Despite the simplicity of the setup, it wasn’t immune to flaws. Seaweed in the prop was a cause of some stressful viewing, not to mention the lack of power required to sail against the wind. After these problems caused the boat to drift off course past a nearby pontoon, public sightings ranged from an illegal police drone to a dog with lights on its head.

If you want to use your autonomous boat for other purposes than scaring the public, we’ve written about vessels that have been used to map the depth of the sea bedtrack aircraft, and even cross the Atlantic.

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3D Robotics

Swarming Solos

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Collaboration of Rajant, a mesh networking company, and the Norwegian military. BBC story here;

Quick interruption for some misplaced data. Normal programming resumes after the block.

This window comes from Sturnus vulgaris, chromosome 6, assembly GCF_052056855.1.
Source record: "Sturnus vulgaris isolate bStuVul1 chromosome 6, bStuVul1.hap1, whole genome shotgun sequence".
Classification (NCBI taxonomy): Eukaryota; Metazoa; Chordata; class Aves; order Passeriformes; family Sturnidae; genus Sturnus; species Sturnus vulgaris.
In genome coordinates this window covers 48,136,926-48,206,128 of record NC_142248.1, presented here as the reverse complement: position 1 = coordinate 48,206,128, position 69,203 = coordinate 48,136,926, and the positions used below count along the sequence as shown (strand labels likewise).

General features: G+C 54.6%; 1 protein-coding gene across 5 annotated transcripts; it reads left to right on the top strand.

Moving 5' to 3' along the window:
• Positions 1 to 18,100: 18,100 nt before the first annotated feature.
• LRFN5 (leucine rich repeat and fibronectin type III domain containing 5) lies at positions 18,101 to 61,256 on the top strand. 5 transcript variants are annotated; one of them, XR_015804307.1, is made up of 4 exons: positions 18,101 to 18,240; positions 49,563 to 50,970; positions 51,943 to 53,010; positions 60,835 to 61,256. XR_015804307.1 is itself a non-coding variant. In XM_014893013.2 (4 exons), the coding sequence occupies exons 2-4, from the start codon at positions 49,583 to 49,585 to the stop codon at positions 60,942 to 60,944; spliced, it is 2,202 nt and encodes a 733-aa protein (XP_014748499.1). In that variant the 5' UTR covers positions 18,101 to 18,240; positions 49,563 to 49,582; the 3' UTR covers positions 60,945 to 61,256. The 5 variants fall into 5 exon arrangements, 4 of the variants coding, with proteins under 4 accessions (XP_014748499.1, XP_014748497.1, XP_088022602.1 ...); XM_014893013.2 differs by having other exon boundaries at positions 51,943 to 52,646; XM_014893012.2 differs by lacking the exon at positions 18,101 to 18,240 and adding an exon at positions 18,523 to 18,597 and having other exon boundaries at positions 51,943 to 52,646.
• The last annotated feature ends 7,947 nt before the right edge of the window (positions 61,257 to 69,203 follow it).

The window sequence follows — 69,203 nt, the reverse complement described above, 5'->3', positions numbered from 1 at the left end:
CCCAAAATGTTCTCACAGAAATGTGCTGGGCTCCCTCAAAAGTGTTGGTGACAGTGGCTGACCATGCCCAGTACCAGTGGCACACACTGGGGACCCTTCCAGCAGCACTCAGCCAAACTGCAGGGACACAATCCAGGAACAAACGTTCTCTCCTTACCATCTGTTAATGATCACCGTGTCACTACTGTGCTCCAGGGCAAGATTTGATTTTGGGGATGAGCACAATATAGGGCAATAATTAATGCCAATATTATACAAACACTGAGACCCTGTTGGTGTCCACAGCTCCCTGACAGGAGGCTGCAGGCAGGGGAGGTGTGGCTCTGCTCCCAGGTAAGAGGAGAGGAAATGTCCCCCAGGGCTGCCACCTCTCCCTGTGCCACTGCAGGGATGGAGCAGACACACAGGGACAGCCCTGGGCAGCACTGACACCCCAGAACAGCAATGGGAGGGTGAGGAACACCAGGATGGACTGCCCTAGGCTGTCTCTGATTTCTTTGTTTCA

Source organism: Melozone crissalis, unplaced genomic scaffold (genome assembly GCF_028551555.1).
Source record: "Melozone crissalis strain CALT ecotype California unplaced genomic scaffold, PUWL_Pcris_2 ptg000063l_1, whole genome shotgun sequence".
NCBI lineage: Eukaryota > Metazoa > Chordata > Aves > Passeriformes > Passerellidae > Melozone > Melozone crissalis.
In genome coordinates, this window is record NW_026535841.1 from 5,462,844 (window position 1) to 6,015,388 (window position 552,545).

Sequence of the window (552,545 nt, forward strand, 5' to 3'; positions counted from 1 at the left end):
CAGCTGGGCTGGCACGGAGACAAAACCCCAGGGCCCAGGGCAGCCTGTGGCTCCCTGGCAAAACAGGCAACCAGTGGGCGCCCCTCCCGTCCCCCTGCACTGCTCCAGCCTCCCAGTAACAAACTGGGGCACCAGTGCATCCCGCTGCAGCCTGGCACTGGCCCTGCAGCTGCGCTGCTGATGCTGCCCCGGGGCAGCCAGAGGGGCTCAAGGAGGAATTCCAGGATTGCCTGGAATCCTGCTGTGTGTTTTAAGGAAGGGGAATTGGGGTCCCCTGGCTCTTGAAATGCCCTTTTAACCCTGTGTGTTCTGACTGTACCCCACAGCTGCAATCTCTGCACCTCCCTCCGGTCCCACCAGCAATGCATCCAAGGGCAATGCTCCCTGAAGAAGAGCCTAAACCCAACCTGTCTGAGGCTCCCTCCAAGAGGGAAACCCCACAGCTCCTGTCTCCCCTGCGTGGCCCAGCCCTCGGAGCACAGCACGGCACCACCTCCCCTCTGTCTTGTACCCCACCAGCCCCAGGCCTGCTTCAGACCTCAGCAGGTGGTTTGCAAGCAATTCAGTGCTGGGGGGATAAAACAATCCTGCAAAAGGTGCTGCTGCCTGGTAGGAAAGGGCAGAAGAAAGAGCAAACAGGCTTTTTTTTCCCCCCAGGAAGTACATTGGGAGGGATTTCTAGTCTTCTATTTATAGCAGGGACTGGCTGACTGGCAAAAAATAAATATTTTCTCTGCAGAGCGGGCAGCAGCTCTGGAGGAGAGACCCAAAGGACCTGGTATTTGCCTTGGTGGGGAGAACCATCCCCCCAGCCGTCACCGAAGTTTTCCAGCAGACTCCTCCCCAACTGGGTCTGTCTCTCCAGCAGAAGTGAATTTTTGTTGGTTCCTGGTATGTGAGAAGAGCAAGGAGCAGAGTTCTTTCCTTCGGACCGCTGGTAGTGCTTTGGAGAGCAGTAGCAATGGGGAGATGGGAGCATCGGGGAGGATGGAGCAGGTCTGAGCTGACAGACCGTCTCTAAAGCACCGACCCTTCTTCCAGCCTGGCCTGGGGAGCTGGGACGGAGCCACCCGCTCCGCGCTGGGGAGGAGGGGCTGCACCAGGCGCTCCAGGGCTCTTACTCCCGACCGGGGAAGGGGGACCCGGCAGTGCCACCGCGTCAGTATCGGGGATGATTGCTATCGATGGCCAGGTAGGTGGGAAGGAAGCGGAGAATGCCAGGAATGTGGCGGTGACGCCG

Scientists from the Norwegian Defence Research Establishment (FFI) and the US's Rajant Corporation are working on simultaneously flying about 20 drones that can work in co-ordination with little human supervision.

A Rajant-patented radio technology called "kinetic mesh" and "foreign function interface" distributed computing software are the technological ingredients behind this breakthrough.

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3D Robotics

PX4-based tailsitter VTOL

From Hackster:

"Engineers at the University of Toronto have designed a fully open sourced dual-rotor tail-sitter MAV using readily available electronics and 3D-printed parts. The Phoenix drone is based on the PX4 autopilot platform, PX4 middleware, and is equipped with a Pixracer flight computer, supporting both flight control and ArduPilot’s SITL simulation.

“Our open source package, available on GitHub, includes mechanical design documents, component lists, a carefully tuned and verified dynamics model, control software, and a full set of simulation tools — in short, everything necessary to understand, construct, test and verify a prototypical tail-sitter MAV.”